The stealthy vessel, named the ‘Marine Lizard’, has a maximum range of 1,200 km, a maximum speed of up to 50 knots, and can be controlled remotely via satellites, according to its creators.
The first production Marine Lizard amphibious assault drone boat was delivered to the military last week, the Global Times has reported, citing the vessel’s developers.
Created by the Wuchang Shipbuilding Industry Group, a subsidiary of the China Shipbuilding Industry Corporation, the 12-metre-long vessel, powered by a twin diesel hydro jet, can be used as part of a combat triad working in conjunction with aerial drones and other vessels, and can swarm enemy targets following pre-attack softening by artillery and airstrikes, an unnamed expert speaking to the Global Times said.
Equipped with a modern electro-optical system, radar, and China’s domestically created BeiDou satnav system, the 14.7 tonne vessel, featuring an aluminium alloy plate-based hull, is armed with two machine guns and a vertical launch system that can be fitted with both anti-ship and anti-aircraft missiles.
Under the hull are four electric-powered caterpillar tracks, which enable the vessel to accelerate to about 20 km per hour on land, with higher land speeds said to be possible if larger tracks are installed.
According to Global Times’ expert, the Marine Lizard’s ability to operate autonomously makes it ideal for amphibious assault operations, with the vehicle capable of reconnoitering enemy strongpoints and providing suppressing fire as troops follow from a safe distance to reduce casualties.
Local media noted that in addition to amphibious assault, the vessel is also an ideal option for coastal defence, since it is designed to be able to remain in hibernation mode on an uninhabited island for up to eight months at a time before being activated remotely for patrol or combat operations.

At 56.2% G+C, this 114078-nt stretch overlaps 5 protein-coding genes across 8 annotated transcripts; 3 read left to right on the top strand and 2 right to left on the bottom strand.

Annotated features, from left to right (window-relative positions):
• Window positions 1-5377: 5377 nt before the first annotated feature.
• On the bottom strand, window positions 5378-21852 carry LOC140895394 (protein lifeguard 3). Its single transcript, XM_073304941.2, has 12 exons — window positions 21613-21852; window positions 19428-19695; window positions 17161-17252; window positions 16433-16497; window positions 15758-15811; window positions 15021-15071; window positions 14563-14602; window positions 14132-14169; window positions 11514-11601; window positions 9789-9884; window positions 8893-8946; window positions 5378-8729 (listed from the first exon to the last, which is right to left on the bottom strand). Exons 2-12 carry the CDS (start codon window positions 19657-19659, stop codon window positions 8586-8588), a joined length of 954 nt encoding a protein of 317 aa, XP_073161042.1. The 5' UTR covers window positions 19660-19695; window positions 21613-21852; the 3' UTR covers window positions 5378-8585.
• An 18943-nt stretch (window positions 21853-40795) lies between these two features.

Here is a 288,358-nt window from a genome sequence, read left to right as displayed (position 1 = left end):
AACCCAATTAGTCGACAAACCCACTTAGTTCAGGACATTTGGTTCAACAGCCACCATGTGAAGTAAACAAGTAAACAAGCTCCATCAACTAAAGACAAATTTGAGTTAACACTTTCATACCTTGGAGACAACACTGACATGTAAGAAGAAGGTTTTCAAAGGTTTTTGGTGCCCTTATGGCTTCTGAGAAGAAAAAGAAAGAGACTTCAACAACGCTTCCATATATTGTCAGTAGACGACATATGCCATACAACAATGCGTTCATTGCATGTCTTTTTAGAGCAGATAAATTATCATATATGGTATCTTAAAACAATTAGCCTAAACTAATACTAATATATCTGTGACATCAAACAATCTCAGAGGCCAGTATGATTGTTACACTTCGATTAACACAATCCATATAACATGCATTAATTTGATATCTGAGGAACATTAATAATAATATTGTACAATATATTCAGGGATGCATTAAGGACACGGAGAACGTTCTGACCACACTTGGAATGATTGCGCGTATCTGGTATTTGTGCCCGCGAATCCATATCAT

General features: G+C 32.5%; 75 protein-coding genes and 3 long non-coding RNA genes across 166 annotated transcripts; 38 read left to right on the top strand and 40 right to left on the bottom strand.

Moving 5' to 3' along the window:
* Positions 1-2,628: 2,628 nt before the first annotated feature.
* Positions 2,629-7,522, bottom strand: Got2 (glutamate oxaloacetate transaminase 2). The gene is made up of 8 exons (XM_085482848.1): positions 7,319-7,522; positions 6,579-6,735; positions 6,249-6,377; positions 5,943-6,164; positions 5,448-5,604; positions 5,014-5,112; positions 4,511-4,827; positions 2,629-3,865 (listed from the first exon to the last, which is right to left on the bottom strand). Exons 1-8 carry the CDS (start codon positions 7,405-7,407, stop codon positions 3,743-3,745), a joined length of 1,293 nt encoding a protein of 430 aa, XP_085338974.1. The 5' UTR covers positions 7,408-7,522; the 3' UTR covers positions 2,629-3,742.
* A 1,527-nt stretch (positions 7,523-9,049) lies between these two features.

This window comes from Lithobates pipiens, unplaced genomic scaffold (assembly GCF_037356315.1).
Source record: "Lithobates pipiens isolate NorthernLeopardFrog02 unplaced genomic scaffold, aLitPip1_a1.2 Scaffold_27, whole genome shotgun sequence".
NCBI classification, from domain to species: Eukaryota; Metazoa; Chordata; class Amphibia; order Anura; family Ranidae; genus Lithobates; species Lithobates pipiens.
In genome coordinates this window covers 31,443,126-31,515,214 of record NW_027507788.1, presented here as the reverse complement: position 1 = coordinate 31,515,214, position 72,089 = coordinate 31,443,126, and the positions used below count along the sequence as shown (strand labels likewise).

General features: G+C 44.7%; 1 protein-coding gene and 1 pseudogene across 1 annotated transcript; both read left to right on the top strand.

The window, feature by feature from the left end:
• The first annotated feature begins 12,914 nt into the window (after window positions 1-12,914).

Developers say the drone boat will be made available for export.
A prototype of the Marine Lizard was first unveiled at the 2018 China International Aviation & Aerospace Exhibition.
China has laid claim to large portions of the South China Sea, a strategic waterway rich in fishing and energy resources through which some $3.4 trillion in trade passes each year. Other countries in the region, including Malaysia, Vietnam, Brunei, and the Philippines, as well as Taiwan, have established competing claims over portions of the maritime area.
The US has repeatedly rejected Chinese claims over the territory and carries out regular ‘freedom of navigation’ missions through the region which Beijing has decried as a violation of Chinese sovereignty. China responded by reclaiming many reefs in the area through dredging operations and the creation of artificial islands. The South China Sea dispute has become a major source of tension between Washington and Beijing.